The Front Line and Beyond It – Part 2

29th October. Battalion received orders to move to another part of the front, So all paraded at 7 a.m. and, after a long weary march of 20 kilos in full pack, we reached a small village called Ostreville about 12.30 p.m. Billeted in a barn – better than the last one, but very cold. Stew for dinner. No such things as shops, so had to visit estaminets and get café.

30th October. Got up 5 a.m. and paraded in full pack at 7 a.m. Another long march of 24 kilos. Terrible! – men fainting and falling out, right and left. I just managed to stick it, but oh, my feet and shoulders!! Hope we don’t have to do any more for a bit. Arrived at our destination about 1.30 p.m. Billeted in a barn containing about 150 wire netting beds. Stew for dinner. The name of the village is Ivergny (in the Arras sector). Rotten place where there is absolutely nothing to do in the evening. Everything knee-deep in mud and dirt – can’t get rid of it. No shops, no amusements – nothing.

31st October. Nothing doing all day except cleaning up for future parades. Had a lecture on “Penalties of falling out on the march”. It made a great impression – I don’t think! Stew for dinner. Bed at 8 p.m.

1st November. Parades this morning and a few games in the afternoon (football, leap-frog with the officers, “pie crust” etc.). Stew again for dinner – just about fed up with it. Arthur and I wandered about in the evening like two lost souls – nothing to do and nowhere to go. Not tempting enough to stay in billet – the barn was pitch dark and we had no candles. Absolutely miserable and sick of the whole show.

2nd November. Spent bad night. Clothes full of fleas, lice and all sorts of other weird things- – horrible!!! No getting rid of them. Shirt, pants, singlet, full of their eggs. Itching all the time. Sent urgent letter home for ointment and powder: “roll on and they come”. Had a bit of a field day this morning, but I took no interest in it. Stew for dinner. Nothing on in afternoon. Wandered about the dark and dismal lanes in the evening. Bed(?) 8 p.m.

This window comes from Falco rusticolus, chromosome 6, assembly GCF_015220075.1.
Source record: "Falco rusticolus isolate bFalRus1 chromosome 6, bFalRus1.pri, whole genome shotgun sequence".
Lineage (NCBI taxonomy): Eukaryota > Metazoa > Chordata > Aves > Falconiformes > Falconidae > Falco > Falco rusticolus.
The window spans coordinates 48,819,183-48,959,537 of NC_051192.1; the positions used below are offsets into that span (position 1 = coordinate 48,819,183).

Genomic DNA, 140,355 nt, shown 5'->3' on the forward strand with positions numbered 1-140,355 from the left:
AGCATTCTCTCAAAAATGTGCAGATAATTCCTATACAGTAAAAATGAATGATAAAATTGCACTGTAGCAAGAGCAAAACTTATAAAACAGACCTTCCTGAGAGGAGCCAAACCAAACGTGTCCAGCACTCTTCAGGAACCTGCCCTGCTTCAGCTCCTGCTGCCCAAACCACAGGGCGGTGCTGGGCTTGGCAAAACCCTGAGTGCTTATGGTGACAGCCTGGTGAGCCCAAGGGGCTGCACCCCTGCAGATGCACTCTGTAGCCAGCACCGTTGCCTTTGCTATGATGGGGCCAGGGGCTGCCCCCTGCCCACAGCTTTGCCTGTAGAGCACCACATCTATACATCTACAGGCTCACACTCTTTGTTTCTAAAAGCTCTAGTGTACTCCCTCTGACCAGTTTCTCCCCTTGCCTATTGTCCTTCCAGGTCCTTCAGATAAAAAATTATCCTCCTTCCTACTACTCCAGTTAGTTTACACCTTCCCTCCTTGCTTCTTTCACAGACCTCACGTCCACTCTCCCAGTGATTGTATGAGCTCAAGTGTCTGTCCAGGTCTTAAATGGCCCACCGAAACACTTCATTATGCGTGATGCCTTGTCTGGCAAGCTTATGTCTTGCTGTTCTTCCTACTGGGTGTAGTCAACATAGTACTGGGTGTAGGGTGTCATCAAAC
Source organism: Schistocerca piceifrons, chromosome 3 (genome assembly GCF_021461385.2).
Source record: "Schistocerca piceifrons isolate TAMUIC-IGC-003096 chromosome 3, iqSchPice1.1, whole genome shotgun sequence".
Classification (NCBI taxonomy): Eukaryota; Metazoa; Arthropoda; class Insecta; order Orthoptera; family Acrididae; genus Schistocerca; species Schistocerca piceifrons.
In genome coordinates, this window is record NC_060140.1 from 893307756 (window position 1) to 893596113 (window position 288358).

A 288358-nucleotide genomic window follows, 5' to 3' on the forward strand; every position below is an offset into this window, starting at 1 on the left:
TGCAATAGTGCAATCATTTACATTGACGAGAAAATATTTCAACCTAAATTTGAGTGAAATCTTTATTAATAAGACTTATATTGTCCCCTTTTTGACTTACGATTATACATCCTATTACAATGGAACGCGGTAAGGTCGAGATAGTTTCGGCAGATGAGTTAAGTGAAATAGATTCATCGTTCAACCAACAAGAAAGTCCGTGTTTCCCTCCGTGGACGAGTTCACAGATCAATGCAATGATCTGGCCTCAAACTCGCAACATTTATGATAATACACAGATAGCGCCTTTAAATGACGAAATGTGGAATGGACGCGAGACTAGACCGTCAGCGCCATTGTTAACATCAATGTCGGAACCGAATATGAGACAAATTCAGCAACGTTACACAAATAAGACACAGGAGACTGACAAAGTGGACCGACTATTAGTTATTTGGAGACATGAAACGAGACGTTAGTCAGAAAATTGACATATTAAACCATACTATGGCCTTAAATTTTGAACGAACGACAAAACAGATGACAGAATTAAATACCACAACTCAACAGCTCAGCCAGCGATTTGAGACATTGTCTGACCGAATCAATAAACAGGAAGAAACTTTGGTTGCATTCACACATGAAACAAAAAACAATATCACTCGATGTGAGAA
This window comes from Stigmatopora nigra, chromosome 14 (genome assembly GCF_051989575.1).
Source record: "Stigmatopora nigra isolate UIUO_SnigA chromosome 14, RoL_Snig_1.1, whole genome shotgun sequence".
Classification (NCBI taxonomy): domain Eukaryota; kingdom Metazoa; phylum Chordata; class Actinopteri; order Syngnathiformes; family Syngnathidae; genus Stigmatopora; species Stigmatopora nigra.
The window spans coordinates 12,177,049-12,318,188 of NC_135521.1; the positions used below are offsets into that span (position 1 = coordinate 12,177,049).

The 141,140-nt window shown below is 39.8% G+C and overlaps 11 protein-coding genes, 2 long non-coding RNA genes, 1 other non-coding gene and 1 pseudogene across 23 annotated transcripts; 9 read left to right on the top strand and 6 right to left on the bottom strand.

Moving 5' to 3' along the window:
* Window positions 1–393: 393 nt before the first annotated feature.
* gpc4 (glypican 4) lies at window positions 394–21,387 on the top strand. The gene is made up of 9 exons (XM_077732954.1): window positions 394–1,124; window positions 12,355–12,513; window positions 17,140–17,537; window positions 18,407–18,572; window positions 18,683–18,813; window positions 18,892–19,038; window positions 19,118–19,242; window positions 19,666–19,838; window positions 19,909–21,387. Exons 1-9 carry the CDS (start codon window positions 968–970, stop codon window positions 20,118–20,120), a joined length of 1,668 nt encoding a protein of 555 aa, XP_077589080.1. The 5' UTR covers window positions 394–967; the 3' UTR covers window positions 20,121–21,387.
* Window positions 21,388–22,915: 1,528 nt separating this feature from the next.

3rd November. Physical drill 7 a.m. followed by field manoeuvres and barrage work. Took a little bit more interest in it this time. Great surprise!!! Jolly good dinner – roast beef, rice and plum duff! Afternoon being wet I stayed in and scratched myself to pieces. Oh, those lice . Later – strolled round the “village” with Arthur. Had no money so got no cafe au lait!

4th November, Sunday. Had church parade in open at 9.30 a.m. All the churches were Roman Catholic, so could not go to church. Were paid 10 francs this morning. So I went with Arthur and bought some café au lait (nothing else to buy!). Stew and rice for dinner. In the afternoon wrote letters and made notes in an estaminet. Officer of my platoon (Mr. Hillditch) took note of all marksmen and first class shots. Perhaps I may touch for a good job! Wandered about in evening. Estaminets packed with soldiers and reeking with smoke and beer. Could not get any café as I was unable to change two 5 franc notes.

5th November. Had some firing competitions this morning. I managed to get into the final between A and B boys, but shot badly, and A Company beat us. Stew as usual for dinner. Afternoon went on main guard outside the billet. The “guard-room” consisted of an old archway with a door at one end only and this is where we had to stop for twenty-four hours.

Windy and rainy all the time just my luck. Needless to say I spent a very cold and sleepless night. Had a letter from home today, the very first letter from Blighty since 15th October. Very surprised to hear of my brother Rex’s departure for Australia on 28th October last, as Wireless Operator on a Transport Ship.